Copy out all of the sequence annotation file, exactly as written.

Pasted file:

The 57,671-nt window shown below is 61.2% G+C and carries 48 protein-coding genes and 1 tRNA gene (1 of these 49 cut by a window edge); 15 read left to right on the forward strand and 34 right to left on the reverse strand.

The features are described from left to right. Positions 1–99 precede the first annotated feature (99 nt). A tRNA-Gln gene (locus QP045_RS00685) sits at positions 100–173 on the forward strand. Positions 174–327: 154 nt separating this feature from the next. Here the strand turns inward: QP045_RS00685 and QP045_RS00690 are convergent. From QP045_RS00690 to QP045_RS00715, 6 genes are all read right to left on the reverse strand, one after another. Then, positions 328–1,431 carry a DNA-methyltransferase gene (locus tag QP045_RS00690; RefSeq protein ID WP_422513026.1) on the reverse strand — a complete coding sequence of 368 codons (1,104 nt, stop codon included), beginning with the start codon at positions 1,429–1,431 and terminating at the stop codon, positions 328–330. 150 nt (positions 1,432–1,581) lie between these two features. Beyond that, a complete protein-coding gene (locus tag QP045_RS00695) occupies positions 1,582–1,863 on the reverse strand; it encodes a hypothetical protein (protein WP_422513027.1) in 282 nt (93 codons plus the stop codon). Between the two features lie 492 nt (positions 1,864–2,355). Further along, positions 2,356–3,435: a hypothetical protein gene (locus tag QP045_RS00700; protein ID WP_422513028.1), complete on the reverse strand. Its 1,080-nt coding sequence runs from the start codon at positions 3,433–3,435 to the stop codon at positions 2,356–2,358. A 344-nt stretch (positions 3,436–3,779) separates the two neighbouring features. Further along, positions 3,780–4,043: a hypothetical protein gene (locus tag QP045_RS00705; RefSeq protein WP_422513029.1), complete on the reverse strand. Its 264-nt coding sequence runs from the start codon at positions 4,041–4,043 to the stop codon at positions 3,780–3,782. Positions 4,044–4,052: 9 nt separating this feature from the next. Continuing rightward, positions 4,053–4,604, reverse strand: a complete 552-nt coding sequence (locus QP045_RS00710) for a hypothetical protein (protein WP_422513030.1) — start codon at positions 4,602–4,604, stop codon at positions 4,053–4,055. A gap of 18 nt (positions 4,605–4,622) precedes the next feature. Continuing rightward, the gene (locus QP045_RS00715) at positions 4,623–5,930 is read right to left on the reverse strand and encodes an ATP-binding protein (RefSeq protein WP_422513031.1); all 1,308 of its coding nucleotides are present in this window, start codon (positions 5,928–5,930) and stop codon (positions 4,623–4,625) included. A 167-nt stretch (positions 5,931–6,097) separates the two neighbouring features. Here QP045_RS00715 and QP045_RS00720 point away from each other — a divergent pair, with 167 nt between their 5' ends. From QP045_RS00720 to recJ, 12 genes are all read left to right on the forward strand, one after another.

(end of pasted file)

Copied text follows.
The 57,671-nt window shown below is 61.2% G+C and carries 48 protein-coding genes and 1 tRNA gene (1 of these 49 cut by a window edge); 15 read left to right on the forward strand and 34 right to left on the reverse strand.

The features are described from left to right. Positions 1–99 precede the first annotated feature (99 nt). A tRNA-Gln gene (locus QP045_RS00685) sits at positions 100–173 on the forward strand. Positions 174–327: 154 nt separating this feature from the next. Here the strand turns inward: QP045_RS00685 and QP045_RS00690 are convergent. From QP045_RS00690 to QP045_RS00715, 6 genes are all read right to left on the reverse strand, one after another. Then, positions 328–1,431 carry a DNA-methyltransferase gene (locus tag QP045_RS00690; RefSeq protein ID WP_422513026.1) on the reverse strand — a complete coding sequence of 368 codons (1,104 nt, stop codon included), beginning with the start codon at positions 1,429–1,431 and terminating at the stop codon, positions 328–330. 150 nt (positions 1,432–1,581) lie between these two features. Beyond that, a complete protein-coding gene (locus tag QP045_RS00695) occupies positions 1,582–1,863 on the reverse strand; it encodes a hypothetical protein (protein WP_422513027.1) in 282 nt (93 codons plus the stop codon). Between the two features lie 492 nt (positions 1,864–2,355). Further along, positions 2,356–3,435: a hypothetical protein gene (locus tag QP045_RS00700; protein ID WP_422513028.1), complete on the reverse strand. Its 1,080-nt coding sequence runs from the start codon at positions 3,433–3,435 to the stop codon at positions 2,356–2,358. A 344-nt stretch (positions 3,436–3,779) separates the two neighbouring features. Further along, positions 3,780–4,043: a hypothetical protein gene (locus tag QP045_RS00705; RefSeq protein WP_422513029.1), complete on the reverse strand. Its 264-nt coding sequence runs from the start codon at positions 4,041–4,043 to the stop codon at positions 3,780–3,782. Positions 4,044–4,052: 9 nt separating this feature from the next. Continuing rightward, positions 4,053–4,604, reverse strand: a complete 552-nt coding sequence (locus QP045_RS00710) for a hypothetical protein (protein WP_422513030.1) — start codon at positions 4,602–4,604, stop codon at positions 4,053–4,055. A gap of 18 nt (positions 4,605–4,622) precedes the next feature. Continuing rightward, the gene (locus QP045_RS00715) at positions 4,623–5,930 is read right to left on the reverse strand and encodes an ATP-binding protein (RefSeq protein WP_422513031.1); all 1,308 of its coding nucleotides are present in this window, start codon (positions 5,928–5,930) and stop codon (positions 4,623–4,625) included. A 167-nt stretch (positions 5,931–6,097) separates the two neighbouring features. Here QP045_RS00715 and QP045_RS00720 point away from each other — a divergent pair, with 167 nt between their 5' ends. From QP045_RS00720 to recJ, 12 genes are all read left to right on the forward strand, one after another.